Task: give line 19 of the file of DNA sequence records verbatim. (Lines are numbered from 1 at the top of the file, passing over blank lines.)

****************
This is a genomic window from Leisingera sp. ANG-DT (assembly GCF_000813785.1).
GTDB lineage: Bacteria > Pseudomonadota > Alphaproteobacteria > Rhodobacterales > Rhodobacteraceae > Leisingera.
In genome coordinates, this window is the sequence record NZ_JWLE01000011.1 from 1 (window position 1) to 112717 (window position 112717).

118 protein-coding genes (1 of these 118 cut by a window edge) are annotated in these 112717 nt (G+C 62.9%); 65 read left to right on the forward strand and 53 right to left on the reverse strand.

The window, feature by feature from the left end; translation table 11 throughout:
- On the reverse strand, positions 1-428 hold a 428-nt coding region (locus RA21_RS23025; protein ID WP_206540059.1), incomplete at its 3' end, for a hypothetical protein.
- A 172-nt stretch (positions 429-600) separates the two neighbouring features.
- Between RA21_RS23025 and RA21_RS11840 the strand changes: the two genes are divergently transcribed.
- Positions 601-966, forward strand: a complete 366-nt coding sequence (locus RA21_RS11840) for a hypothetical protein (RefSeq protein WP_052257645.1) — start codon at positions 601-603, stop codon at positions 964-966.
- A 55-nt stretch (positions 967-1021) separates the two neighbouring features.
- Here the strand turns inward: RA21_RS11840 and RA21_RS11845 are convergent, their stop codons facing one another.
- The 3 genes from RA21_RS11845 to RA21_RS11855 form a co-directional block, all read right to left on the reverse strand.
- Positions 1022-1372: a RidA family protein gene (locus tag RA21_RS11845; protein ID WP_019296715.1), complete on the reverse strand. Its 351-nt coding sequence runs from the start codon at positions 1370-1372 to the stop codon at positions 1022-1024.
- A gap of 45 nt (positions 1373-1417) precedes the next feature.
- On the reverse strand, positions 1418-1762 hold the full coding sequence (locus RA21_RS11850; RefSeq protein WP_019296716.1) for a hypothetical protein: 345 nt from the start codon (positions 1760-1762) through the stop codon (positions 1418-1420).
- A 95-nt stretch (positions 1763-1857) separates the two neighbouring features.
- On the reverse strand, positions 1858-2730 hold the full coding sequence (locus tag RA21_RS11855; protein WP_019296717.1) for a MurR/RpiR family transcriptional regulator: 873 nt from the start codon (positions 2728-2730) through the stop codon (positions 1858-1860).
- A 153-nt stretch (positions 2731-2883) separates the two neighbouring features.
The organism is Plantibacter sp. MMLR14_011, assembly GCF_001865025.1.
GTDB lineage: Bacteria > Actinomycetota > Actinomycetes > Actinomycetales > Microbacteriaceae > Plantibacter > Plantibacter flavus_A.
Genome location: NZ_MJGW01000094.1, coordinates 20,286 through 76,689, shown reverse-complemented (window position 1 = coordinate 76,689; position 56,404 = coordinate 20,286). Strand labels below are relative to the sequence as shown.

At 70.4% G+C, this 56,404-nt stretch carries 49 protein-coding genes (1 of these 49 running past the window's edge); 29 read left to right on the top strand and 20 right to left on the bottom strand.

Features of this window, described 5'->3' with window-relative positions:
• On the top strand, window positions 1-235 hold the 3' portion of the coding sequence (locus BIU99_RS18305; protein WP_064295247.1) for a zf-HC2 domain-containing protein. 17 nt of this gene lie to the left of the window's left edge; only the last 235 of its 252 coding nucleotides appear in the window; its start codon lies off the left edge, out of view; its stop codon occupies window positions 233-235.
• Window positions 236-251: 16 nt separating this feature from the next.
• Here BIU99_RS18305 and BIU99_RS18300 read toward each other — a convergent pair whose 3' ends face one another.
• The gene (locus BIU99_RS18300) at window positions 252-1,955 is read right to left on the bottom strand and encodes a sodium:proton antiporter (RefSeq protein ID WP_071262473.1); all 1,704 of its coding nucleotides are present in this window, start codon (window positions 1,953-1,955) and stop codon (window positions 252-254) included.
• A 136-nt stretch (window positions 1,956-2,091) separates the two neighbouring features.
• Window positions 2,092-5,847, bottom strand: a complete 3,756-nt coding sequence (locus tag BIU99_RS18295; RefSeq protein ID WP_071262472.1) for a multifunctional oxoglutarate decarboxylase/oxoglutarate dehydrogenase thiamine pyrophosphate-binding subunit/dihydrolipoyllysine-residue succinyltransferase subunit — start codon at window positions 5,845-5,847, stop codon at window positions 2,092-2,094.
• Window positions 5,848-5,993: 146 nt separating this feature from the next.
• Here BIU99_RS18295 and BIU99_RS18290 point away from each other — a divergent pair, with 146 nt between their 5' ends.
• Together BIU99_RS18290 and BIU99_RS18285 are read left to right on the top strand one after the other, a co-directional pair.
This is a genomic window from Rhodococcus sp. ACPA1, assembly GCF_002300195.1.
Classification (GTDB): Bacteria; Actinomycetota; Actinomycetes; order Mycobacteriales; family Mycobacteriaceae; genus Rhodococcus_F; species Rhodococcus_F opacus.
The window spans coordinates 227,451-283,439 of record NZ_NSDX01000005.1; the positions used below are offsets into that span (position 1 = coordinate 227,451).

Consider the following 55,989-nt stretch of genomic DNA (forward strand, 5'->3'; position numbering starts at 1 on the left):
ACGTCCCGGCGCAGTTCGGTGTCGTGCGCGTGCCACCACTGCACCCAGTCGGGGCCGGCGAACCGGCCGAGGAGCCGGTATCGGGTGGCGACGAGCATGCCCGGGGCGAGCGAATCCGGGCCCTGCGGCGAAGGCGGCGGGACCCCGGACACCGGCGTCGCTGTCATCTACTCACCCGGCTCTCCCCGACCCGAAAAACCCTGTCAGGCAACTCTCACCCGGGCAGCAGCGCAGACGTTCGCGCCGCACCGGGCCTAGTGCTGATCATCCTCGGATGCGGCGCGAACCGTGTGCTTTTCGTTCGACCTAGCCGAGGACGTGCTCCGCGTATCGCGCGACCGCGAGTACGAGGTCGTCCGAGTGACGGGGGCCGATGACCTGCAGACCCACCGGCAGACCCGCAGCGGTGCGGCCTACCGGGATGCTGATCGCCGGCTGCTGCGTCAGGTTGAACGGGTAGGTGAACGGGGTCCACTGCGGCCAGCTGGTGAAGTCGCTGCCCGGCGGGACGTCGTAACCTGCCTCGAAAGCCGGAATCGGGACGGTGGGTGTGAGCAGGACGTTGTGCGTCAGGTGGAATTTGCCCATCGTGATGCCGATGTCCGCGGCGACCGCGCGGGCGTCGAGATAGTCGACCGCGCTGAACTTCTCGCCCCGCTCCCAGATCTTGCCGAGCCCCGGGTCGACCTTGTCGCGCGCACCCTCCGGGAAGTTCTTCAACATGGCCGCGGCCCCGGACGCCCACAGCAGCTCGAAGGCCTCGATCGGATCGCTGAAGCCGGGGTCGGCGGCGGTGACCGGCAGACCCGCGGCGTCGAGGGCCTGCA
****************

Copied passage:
The organism is Plantibacter sp. MMLR14_011, assembly GCF_001865025.1.